YARMOUTH — After discussions that spanned the past eight months, the town is implementing sewer user fees.
The Town Council on Feb. 20 approved a hybrid, tiered-use rate structure that will charge standard users – about 70 percent of sewer-using property owners, the town estimates – $350 annually. Small users will pay an annual fee of $100, large users will pay $575, and industrial users will pay $1,150 plus a surcharge of 2 cents per cubic foot of water use greater than 21,900 cubic feet.
The council also voted to cease its septic tank pump-out program, which has pumped residents’ tanks free of charge every three years. Septic tank users will now be responsible for funding and scheduling their own pump-outs, though they will not have to pay the sewer fee.
Sewer usage levels will be determined by measurements taken during the fourth quarter of the calendar year, when people typically use the least water.
The town hopes to raise $1 million annually from the fee, of which $300,000 will go directly to sewer maintenance. Town staff have recommended purchasing software to help facilitate the collection of fees in-house, Chairman Steve Woods said; that software is expected to cost close to $30,000.
People 70 and older will receive a 20 percent discount on the fee, and residents who qualify for the Low Income Home Energy Assistance Program will receive a 50 percent discount. But the maximum discount allowed will be 60 percent.
Yarmouth’s move leaves Old Orchard Beach as the only municipality in southern Maine without a sewer fee, according to Woods.
The decisions regarding the fee and its rate structure – to amend the sewer ordinance, and the fees and permits ordinance, respectively – came in two votes. The fee passed 5-2, with Councilors Andrew Kittredge and David Craig objecting. The rate structure then passed unanimously.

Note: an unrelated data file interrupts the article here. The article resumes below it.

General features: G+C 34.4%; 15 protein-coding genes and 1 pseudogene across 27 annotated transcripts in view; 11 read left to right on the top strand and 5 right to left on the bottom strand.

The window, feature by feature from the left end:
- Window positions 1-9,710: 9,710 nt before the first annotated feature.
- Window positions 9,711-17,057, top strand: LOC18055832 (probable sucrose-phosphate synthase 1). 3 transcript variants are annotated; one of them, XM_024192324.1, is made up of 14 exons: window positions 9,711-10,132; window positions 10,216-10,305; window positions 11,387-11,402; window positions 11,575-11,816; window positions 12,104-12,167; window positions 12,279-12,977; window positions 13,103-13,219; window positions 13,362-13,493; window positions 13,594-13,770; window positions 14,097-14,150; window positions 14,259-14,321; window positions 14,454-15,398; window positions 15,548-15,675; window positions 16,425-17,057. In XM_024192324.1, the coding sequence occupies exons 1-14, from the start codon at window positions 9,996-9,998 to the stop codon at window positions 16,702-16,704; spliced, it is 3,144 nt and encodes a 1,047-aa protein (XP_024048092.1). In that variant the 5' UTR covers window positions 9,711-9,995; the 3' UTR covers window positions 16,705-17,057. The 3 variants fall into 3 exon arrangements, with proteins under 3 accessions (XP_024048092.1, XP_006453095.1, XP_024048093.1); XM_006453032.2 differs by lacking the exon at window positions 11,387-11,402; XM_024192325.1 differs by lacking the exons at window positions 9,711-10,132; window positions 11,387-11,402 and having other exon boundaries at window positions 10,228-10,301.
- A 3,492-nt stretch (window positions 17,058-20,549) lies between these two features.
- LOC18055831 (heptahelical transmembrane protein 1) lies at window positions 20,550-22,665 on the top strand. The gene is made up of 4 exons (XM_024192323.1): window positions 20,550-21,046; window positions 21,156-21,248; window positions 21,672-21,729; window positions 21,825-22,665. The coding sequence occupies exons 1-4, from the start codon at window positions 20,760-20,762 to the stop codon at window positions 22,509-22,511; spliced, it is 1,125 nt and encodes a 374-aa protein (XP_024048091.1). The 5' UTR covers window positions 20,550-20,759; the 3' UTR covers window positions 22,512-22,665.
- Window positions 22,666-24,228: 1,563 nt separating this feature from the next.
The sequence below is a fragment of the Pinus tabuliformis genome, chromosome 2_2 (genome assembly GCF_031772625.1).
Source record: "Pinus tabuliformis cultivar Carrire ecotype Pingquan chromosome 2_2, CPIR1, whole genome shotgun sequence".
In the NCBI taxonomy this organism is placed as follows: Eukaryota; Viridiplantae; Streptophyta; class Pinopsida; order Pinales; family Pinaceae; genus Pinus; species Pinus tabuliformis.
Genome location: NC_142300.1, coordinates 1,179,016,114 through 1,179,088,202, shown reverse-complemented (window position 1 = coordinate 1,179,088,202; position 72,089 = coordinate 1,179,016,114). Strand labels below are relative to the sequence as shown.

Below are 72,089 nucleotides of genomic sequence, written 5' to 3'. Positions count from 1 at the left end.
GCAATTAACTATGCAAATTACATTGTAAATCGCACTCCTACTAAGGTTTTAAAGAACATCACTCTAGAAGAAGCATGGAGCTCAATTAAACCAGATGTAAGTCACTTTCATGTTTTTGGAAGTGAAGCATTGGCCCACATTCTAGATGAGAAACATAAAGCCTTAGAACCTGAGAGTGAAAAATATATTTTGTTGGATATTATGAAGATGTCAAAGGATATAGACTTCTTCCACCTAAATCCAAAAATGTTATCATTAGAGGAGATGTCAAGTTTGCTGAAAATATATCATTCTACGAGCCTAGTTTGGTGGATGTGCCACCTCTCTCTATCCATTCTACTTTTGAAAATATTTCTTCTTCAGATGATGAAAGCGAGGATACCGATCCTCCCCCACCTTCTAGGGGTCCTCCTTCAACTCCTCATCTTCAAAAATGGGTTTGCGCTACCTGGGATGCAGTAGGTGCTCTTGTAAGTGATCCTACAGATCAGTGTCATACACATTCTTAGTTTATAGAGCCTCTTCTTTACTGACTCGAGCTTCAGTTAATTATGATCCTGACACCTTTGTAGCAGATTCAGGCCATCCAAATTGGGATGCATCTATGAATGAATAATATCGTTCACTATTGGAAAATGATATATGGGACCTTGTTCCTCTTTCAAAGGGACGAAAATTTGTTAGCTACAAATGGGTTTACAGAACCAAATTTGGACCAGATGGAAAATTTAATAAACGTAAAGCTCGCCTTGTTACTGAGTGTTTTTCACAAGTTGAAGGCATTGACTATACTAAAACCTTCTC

The decision to abandon the septic tank pump-out program came in a third vote, 4-3, with Councilors Leslie Hyde, James MacLeod and Craig dissenting.
The council has yet to determine when bills will be distributed, or how often, although it’s believed they will be semi-annual, Town Manager Nat Tupper said.
Councilors reiterated the cases they’ve made in favor of the fee in the past, with Woods stressing the need to find revenue to combat the depreciation of Wyman Station, which was once worth $300 million, but when last assessed was worth just $52 million.
“We as a community have lost a quarter of a billion dollars in property value between the last 10 and 15 years,” Woods said. “I’ve been trying for five years to articulate and communicate in detail what that means, but I get it, it’s a little bit of an abstract. It’s a big power plant out on Cousins (Island), and sometimes the smoke stack is going and sometimes it’s not. … It’s hard to conceptualize.”
He added, “In some ways we’ve subsidized the quality of life and the quality of this school system based on (Wyman Station).”
Vice Chairman Randall Bates blamed former councils for failing to plan for the town’s future and said the fee could help avert a “sewer apocalypse.”
A half-dozen residents spoke during a public comment period and encouraged the council to reconsider levying the fee and eliminating septic tank services.
John Kyle, owner of Pat’s Pizza on Route 1, said he would like to have seen fees for industrial users build gradually over several years. Pat’s Pizza could pay $5,000 in sewer fees this year, according to a town estimate.
“I understand that you have to get the revenue from somewhere, but going from zero to $5,000 in one year, it’s a burden on a small business, it really is,” Kyle said. “I don’t know how many of you people are businessmen, but $5,000 added to our operating expense, that’s huge in one year.”
There was a sense among those in attendance that the fee was a bygone conclusion.
“I appear before you tonight knowing that no one who speaks against the sewer fee will make a difference,” former Town Councilor Carl Winslow said, “(but) I must give it one last try.”
Winslow said the town seems to be heading down a slippery slope.
“First the fee for the transfer station. Now the sewer fee,” he said. “What comes next?”